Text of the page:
A perspective from Oregon’s mid-Willamette Valley

City’s homeless camp: Put it where?

Written May 26th, 2023 by Hasso Hering

The new Albany camping law is supposed to prevent unauthorized camp sites like this one on private property in February 2022.

Albany’s new city law authorizing officially permitted homeless camps passed the city council withhout opposition this week with one big question unanswered.

The question is this: Where is the first city-designated camp going to be?

The ordinance, which the council approved on Wednesday, says camping is to be allowed on city-owned property designated by the city manager. The manager also may approve requests by churches and other groups to operate sites on their private property with up to four camp sites each.

The ordinance says permitted camps on public and private property must have water and portable toilets, and campers’ belongings must be screened. No open fires are allowed, but fire extinguishers must be provided.

The camps must not be near schools or waterways, and they must be available to anyone who wants to be there regardless of drug or alcohol use.

Camping anywhere on public or private property outside the permitted sites is unlawful, the ordinance says.

City Manager Peter Troedsson said Wednesday he had not picked the city-owned site that would be designated first. I asked again on Friday, but if he has a place in mind, he isn’t saying. (See below for his reply.)

A related question: Will siting a homeless camp be a land-use action subject to procedures such as public notice and possibly hearings? The ordinance doesn’t say.

The camping ordinance is Albany’s answer to court rulings and state legislation that make it impossible for cities to keep people from setting up camp on sidewalks, in parks or anywhere else on public property they want.  To prohibit this, cities must provide a place where homeless people can rest or spend the night.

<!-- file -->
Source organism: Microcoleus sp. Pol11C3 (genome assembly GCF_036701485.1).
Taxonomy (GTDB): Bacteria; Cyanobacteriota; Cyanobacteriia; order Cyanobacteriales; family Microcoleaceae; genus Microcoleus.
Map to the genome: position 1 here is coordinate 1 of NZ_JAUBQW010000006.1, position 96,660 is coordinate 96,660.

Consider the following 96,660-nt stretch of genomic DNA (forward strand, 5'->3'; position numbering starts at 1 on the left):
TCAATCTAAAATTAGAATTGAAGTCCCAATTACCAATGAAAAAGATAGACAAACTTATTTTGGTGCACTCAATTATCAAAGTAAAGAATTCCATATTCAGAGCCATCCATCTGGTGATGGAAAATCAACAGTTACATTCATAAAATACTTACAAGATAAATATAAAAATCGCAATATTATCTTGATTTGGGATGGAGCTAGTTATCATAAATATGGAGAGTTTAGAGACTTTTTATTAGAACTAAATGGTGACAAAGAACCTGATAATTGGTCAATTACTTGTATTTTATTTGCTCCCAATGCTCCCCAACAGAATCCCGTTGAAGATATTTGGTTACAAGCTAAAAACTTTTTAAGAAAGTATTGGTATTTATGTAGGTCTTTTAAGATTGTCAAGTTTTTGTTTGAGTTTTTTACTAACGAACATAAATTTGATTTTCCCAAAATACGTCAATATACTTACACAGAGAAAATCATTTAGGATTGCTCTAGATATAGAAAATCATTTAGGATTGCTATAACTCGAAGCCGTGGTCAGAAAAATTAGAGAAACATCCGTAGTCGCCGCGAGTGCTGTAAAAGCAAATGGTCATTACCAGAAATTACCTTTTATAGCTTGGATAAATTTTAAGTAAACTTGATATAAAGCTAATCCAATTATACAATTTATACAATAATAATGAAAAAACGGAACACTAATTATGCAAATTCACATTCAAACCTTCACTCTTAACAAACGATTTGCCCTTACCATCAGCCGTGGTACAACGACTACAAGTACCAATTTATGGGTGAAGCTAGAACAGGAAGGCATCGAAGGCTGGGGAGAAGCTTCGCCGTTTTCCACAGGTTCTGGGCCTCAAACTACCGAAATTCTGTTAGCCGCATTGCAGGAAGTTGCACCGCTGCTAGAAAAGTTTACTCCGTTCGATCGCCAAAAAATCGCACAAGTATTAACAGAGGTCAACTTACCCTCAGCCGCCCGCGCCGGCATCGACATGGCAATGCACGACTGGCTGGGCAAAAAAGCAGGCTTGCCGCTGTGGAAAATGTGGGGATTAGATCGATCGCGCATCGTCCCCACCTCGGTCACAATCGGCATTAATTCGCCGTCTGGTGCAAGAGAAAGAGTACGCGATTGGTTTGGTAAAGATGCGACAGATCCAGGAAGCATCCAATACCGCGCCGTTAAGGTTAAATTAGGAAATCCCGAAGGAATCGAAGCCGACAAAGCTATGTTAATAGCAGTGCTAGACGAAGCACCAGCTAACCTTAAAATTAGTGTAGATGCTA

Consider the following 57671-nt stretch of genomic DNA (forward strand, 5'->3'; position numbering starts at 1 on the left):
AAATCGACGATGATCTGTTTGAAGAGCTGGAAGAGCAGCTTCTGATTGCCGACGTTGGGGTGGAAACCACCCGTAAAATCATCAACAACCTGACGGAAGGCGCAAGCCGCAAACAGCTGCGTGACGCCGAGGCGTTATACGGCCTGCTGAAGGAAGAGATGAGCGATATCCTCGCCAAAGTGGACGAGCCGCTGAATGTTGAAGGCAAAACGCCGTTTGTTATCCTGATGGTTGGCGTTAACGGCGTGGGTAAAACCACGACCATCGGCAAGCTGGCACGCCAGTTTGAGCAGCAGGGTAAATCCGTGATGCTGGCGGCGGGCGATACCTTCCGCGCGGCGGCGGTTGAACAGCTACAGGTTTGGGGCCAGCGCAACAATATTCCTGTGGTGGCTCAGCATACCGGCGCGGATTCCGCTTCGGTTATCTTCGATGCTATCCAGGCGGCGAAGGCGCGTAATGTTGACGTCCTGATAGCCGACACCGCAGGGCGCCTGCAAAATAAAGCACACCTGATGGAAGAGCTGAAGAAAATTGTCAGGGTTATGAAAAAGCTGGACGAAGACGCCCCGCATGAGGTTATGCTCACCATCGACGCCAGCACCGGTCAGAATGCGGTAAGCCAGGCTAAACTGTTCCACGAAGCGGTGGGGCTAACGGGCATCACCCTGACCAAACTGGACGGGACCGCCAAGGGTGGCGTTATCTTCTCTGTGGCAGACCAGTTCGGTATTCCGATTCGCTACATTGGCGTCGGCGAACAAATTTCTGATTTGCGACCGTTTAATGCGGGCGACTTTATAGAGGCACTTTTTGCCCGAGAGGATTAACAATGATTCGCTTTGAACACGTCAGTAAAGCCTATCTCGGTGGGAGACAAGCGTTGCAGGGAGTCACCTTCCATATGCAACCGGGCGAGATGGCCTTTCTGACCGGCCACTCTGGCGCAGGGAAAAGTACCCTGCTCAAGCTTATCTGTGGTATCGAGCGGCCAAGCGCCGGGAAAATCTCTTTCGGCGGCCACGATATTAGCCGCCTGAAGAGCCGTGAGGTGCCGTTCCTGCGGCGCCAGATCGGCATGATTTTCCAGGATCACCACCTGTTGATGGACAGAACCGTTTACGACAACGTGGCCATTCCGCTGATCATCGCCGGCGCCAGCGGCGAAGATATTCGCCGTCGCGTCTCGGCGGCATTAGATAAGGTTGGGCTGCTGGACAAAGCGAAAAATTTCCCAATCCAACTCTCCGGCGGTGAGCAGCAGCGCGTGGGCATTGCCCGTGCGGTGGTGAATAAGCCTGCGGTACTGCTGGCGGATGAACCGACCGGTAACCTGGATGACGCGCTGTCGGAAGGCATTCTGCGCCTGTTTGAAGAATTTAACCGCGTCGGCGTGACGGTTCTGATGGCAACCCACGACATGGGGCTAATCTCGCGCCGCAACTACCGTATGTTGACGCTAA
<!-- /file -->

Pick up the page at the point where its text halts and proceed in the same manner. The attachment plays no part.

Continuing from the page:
Years ago, before homelessness became widespread and improvised camps started popping up all over the place, there was a big camp on the Albany riverfront, hidden from view and run by the people who lived there. Camp Boondoggle was its name before it was shut down.

Wonder what they’ll call the new city homeless camp when it is set up. (hh)

Postscript: On Sunday morning, City Manager Peter Troedsson replied to my question about the location: “We’re actively evaluating city-owned properties to determine which site will have the least impact on the surrounding community, and how we will set up and manage the site.  The state, through HB-3115, has mandated that we designate a site before July 1 of this year, or alternatively, that we allow camping on any public property.  We do anticipate completing an evaluation and designating a site in time to be in compliance with HB-3115.”